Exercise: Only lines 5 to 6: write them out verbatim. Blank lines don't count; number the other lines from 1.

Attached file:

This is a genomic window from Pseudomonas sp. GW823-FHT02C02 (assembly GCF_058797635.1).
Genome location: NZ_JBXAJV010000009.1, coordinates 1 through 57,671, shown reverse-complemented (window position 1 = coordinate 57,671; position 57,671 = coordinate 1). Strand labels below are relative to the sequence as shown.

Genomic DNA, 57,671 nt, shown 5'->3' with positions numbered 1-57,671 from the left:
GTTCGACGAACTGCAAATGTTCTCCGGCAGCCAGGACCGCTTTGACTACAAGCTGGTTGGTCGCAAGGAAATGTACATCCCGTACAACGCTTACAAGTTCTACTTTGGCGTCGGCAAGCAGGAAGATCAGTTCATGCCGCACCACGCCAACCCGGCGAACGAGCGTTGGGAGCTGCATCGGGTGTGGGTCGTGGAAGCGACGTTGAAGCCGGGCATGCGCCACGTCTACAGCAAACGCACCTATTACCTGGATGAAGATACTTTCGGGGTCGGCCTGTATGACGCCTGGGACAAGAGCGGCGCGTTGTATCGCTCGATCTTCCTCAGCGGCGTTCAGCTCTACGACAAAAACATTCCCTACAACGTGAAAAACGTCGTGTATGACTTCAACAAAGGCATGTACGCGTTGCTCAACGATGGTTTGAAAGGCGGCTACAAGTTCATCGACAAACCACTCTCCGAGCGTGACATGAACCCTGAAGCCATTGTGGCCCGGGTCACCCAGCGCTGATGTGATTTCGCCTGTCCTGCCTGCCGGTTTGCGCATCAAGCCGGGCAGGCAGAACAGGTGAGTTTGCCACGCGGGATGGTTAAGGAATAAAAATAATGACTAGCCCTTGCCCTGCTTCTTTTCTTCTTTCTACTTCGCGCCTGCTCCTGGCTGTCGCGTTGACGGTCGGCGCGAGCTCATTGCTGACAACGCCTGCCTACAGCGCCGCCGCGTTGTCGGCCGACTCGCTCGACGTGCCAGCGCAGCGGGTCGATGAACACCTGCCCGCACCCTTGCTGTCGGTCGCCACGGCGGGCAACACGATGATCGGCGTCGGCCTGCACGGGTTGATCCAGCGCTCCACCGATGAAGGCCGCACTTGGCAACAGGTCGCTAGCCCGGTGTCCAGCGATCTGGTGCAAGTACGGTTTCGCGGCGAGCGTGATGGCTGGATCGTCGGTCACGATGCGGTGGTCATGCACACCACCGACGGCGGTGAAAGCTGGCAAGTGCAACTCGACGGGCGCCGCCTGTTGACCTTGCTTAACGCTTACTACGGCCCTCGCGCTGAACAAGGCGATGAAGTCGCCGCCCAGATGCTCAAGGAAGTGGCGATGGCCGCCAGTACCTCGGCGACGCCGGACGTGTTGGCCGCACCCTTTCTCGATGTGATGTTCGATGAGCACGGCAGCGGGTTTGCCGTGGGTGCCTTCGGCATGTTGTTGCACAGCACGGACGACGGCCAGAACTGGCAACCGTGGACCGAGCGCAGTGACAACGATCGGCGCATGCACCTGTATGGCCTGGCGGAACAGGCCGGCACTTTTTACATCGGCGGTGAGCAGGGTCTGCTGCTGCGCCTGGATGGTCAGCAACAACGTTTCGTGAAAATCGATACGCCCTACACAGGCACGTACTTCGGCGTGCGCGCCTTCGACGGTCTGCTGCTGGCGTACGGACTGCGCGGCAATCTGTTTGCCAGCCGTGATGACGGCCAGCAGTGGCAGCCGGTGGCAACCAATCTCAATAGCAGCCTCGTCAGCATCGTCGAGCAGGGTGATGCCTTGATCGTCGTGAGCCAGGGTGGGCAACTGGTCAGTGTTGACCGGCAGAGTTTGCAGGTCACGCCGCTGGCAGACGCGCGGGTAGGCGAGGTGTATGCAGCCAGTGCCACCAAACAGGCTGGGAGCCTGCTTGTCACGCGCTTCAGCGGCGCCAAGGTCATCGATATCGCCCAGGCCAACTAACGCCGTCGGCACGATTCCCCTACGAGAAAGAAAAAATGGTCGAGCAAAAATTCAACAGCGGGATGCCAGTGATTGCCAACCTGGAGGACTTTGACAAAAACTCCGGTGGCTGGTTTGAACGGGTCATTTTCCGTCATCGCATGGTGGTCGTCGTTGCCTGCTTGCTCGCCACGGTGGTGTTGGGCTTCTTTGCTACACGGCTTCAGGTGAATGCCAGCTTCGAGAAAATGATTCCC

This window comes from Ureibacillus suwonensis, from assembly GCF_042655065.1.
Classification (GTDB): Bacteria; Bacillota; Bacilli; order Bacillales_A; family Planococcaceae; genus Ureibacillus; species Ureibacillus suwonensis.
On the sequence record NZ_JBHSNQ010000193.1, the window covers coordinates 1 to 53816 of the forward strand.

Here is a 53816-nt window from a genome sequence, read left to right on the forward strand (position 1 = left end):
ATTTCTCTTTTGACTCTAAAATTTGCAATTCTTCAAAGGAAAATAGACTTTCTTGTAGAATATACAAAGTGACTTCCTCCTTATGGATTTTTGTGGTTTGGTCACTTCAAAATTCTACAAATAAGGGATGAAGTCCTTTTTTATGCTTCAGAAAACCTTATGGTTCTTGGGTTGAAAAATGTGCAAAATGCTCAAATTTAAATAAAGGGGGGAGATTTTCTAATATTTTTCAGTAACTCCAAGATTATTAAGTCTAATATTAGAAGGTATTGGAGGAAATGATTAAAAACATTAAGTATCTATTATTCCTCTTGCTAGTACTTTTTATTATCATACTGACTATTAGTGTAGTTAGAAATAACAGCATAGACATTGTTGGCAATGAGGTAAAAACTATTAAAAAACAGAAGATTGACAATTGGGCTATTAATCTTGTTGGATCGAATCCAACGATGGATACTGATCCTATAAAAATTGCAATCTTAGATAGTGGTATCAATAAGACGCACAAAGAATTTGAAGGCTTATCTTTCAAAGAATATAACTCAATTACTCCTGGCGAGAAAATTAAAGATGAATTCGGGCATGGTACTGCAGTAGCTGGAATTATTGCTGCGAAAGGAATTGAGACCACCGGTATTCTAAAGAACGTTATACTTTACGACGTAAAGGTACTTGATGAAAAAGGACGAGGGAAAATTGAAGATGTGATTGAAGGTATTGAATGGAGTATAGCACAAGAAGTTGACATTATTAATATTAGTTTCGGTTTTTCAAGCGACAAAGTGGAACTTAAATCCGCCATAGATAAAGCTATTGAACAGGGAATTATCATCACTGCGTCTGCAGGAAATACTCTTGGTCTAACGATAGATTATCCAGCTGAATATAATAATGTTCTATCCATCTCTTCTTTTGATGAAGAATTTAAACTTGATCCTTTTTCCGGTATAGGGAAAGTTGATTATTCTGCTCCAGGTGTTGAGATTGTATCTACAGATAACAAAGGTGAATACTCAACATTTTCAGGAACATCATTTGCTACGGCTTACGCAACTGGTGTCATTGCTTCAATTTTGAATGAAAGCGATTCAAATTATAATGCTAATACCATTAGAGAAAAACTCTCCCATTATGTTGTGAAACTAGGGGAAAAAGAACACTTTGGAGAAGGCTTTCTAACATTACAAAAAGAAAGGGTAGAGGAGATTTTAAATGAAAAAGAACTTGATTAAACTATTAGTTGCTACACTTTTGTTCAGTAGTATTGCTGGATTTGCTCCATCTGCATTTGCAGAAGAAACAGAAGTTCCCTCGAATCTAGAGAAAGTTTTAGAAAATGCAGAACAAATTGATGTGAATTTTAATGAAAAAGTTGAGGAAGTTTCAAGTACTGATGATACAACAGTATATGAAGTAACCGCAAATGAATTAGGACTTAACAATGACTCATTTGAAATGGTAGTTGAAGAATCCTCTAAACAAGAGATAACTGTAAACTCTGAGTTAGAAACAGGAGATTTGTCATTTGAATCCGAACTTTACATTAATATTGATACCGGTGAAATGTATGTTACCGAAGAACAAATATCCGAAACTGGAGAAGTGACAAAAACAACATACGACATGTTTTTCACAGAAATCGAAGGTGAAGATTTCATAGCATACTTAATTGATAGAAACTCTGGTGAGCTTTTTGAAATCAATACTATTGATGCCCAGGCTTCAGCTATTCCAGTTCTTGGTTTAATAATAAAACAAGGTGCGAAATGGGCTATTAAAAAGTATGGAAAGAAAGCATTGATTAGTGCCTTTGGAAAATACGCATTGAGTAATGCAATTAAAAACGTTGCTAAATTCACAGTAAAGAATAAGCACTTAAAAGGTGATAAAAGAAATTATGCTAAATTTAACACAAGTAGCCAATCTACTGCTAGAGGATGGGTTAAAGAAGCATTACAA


This window comes from Ureibacillus suwonensis, from assembly GCF_042655065.1.
Classification (GTDB): Bacteria; Bacillota; Bacilli; order Bacillales_A; family Planococcaceae; genus Ureibacillus; species Ureibacillus suwonensis.